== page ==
Reinventing
a spectator
sport.

Placing bets across the board.

So, how does an international horse race stay connected with its audience? It expands its viewing experience.

The Breeders’ Cup is the world championship of horseracing, and it’s been one of the most revered events since its start in 1984 and is part of a huge industry – the sport has millions of viewers, and is popular on every continent (okay, we’re not sure about Antarctica). But it’s a sport known to be slow in the technology race, so we set out to be the pacemakers. Working with the Breeders' Cup, we reinvented how fans view horse racing, bringing viewers more options and a better experience during the most uncertain year in history.

Unprecedented Times

The Breeders' Cup has always been committed to exploring cutting-edge digital ways to engage fans. But 2020 presented a great challenge with a global pandemic that canceled or rescheduled nearly all live spectator events. We helped them give racing fans worldwide a chance to still experience the event they love so well.

1.

A view like no other

360° cameras gave viewers an interactive, panoramic view of sites normally reserved for VIPs like the paddock, the track and the Winners Circle. In addition, there were a record breaking 80 cameras on site for this event, including the all-new Contender Cam which gave each horse it’s own individual live stream before and after each race. Two Jockey Cams and a high-speed BatCam capable of reaching speeds over 100 miles per hour gave fans an experience almost as good as being there.

2.

Better than being there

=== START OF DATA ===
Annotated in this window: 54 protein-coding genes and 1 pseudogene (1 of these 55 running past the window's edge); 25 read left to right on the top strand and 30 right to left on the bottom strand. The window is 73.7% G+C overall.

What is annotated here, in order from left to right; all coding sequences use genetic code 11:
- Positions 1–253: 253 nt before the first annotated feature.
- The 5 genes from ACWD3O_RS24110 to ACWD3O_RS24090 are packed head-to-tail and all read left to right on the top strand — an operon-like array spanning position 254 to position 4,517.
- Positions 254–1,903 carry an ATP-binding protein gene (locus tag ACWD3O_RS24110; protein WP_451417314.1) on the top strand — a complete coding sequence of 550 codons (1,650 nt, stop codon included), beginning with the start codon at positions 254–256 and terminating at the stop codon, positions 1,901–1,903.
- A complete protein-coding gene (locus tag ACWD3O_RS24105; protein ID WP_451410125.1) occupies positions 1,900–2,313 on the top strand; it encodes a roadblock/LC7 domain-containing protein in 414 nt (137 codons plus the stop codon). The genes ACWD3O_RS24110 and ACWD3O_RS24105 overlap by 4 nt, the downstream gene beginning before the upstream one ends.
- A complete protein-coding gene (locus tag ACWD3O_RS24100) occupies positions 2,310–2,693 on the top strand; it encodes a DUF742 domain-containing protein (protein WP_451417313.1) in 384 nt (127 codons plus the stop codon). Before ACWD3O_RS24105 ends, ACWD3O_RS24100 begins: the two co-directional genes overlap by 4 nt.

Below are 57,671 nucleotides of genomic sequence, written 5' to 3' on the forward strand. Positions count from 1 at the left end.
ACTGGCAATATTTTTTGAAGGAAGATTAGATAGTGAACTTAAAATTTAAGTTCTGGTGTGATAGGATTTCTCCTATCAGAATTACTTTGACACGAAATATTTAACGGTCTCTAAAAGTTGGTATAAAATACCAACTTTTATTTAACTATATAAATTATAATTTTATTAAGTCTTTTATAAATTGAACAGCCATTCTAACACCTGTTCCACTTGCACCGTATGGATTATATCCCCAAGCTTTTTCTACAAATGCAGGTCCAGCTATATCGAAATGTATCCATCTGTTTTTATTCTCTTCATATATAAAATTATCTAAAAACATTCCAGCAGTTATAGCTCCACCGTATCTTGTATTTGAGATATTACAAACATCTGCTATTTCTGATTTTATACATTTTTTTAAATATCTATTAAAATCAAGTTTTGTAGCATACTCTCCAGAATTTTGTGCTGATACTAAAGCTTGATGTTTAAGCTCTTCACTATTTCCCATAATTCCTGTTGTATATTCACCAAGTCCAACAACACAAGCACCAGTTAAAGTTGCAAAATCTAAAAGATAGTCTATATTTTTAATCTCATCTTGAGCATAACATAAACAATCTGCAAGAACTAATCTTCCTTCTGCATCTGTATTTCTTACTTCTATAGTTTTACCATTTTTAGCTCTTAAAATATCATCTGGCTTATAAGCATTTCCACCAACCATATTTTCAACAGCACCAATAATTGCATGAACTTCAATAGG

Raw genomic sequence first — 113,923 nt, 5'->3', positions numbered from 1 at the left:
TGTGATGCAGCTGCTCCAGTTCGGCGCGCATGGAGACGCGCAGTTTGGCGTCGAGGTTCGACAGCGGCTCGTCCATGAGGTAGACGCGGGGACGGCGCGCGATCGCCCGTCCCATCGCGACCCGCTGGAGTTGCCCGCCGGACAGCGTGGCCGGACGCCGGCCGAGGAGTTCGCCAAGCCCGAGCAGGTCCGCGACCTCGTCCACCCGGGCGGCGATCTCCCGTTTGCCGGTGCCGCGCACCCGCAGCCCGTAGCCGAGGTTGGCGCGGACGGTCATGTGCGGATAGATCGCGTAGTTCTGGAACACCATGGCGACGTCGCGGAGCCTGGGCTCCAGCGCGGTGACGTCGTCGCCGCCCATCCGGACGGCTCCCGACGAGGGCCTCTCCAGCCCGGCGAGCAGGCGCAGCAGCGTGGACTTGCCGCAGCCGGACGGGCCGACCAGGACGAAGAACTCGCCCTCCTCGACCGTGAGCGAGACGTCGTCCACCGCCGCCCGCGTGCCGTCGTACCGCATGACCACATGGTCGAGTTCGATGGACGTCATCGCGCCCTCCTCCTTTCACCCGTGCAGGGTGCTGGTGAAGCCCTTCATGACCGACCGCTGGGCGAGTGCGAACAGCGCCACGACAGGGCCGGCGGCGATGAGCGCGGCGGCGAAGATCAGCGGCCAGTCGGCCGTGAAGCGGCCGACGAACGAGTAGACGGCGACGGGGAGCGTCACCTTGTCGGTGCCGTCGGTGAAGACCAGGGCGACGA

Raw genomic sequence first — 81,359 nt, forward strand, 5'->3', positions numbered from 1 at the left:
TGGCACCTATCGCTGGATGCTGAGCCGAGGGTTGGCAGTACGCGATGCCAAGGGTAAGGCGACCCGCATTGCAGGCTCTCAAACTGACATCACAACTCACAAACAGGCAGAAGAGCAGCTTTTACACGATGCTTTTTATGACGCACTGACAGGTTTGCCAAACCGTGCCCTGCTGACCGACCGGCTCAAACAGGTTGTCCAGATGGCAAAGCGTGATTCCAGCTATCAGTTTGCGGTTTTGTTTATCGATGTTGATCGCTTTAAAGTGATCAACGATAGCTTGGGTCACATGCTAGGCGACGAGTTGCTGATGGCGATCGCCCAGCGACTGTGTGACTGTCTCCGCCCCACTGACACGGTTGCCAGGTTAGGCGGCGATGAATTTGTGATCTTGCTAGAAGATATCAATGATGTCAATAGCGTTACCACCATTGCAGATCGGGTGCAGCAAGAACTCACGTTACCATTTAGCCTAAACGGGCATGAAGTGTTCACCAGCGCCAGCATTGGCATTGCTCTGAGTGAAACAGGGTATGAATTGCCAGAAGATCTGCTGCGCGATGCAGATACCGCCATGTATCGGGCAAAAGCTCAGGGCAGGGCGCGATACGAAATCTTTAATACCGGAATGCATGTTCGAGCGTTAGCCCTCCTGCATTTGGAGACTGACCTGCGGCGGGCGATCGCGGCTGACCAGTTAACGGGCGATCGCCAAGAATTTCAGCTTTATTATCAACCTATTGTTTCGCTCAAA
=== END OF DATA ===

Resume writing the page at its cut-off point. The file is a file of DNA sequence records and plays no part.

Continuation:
Collaboration with Facebook's Oculus, a leading virtual reality (VR) platform took this event to a new level. Available through Venues, the social viewing app that allows for accessible and immersive live viewings of events such as sports and concerts, shut out fans were able to virtually experience the Breeders’ Cup. VR viewers were transported to an arena-like platform where they could not only experience the race up close, but interact with fans from around the world, cheer for their favorite horse, or virtually toast a winner.

3.

The numbers are in

How do you measure success? In the numbers. For an event that once held over 100,000 spectators in one location, that number was quickly surpassed as over 26,000 hours of racing were watched by viewers in over 90 countries around the world.

“...a truly immersive live experience that they can enjoy from the comfort of their living rooms”

Justin McDonald, Breeders’ Cup Senior Vice President, Marketing




170,000+

ore than 170,000 views from over 90 countries worldwide.

1 million+

Over 1 million impressions with no media spend.

26,000+

Hours watched around the globe.

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